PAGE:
Abstinence education prevents trafficking in Ukraine

By May 14, 2012

Ukraine (MNN) — Ukraine is known to be a source, transit, and destination country for human trafficking. The nation's history with prostitution, its easy access to ports, and its ongoing poverty have resulted in thousands of trafficked victims.

In part four of our five-part series following the work of Global Action, we'll take a look into the dark world of trafficking in Ukraine and the ways Global Action is preventing it.

In Ukraine, some boys and girls are sought out directly by traffickers. Global Action president Phil Long says poor children and teens are at high risk.

"The predators have gone in, and they've looked at the culture, they've looked at the promiscuity, they've looked at the lack of education, and they've gone in and preyed on these boys and girls–and actually even into their families," says Long, "The families are in such poverty that they sell their children into the sex trade industry."

In other instances, boys and girls go into the trade somewhat more willingly. Ukraine is a poorer nation than even Ecuador, Iran, or El Salvador. Because of those circumstances, many young people feel they have no other options but prostitution.

In a report by TIME Magazine, a woman working for a group that seeks to reach out to Ukraine's sex workers explains, "The girls see themselves as victims of fate, but not of deception, so they don't ask for help."

In fact, drug abuse, prostitution, and similar self-deprecating habits have become the norm for many. Global Action has come to the conclusion that one of the best ways to pull kids and teens out of this lifestyle is to make sure they never enter it in the first place.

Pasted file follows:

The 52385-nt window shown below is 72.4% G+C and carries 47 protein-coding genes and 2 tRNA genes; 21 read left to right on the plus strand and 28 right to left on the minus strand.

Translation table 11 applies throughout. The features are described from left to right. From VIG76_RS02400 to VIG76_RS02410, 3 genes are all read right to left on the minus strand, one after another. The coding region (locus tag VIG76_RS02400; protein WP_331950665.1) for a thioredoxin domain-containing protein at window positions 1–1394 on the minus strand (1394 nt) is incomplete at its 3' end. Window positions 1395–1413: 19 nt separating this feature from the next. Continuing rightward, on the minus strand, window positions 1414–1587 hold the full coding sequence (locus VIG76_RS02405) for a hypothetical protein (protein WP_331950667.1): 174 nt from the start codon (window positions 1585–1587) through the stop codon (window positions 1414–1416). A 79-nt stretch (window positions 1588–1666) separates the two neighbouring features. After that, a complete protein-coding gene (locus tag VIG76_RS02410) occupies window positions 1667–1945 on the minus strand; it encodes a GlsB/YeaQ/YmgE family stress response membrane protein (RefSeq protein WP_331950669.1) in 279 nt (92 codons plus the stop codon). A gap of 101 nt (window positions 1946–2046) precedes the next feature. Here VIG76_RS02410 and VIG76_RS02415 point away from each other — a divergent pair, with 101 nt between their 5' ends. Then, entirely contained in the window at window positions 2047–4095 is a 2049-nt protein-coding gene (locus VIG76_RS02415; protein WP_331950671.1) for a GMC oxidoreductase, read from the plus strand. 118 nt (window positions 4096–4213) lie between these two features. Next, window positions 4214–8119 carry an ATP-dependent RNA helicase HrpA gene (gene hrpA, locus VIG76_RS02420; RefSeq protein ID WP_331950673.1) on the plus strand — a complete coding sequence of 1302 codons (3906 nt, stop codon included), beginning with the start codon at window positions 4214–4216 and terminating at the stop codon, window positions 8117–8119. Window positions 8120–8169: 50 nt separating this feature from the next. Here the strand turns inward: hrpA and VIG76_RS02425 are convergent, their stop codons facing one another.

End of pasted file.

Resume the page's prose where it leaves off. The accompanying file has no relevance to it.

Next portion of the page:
Global Action has been able to infiltrate the school system in Ukraine to provide a form of abstinence education.

"We go into schools and tell kids: ‘You don't have to be addicted to drugs. You don't have to be addicted to alcohol. You don't have to sell yourself into prostitution. This is not normal,'" explains Long. "We begin to train these kids: ‘You don't have to do this. This is not right. It's not normal to be a 10-year-old and be a prostitute.'"

"Then we give them alternatives of that particular lifestyle," adds Long.

Global Action has focused much of their work in Crimea in the port city of Kerch. "We've found that this is a seedbed of human trafficking," says Long. Global Action is slowly tearing up that seedbed, though, as they speak up against these despicable practices and replace them with the Gospel of Jesus Christ.

The biggest needs for the program now are funding and prayer. More funds will always mean more aid, and you can help at globalaction.com. But prayer is most vital of all.

"We're trying to garner prayer support," says Long. "The human trafficking issue is kind of a hot issue. But I don't think a lot of people really understand how dirty that industry really is, and how we're going to have to see a move of God in those areas in order to bust this thing up."

Start praying for Ukraine today.

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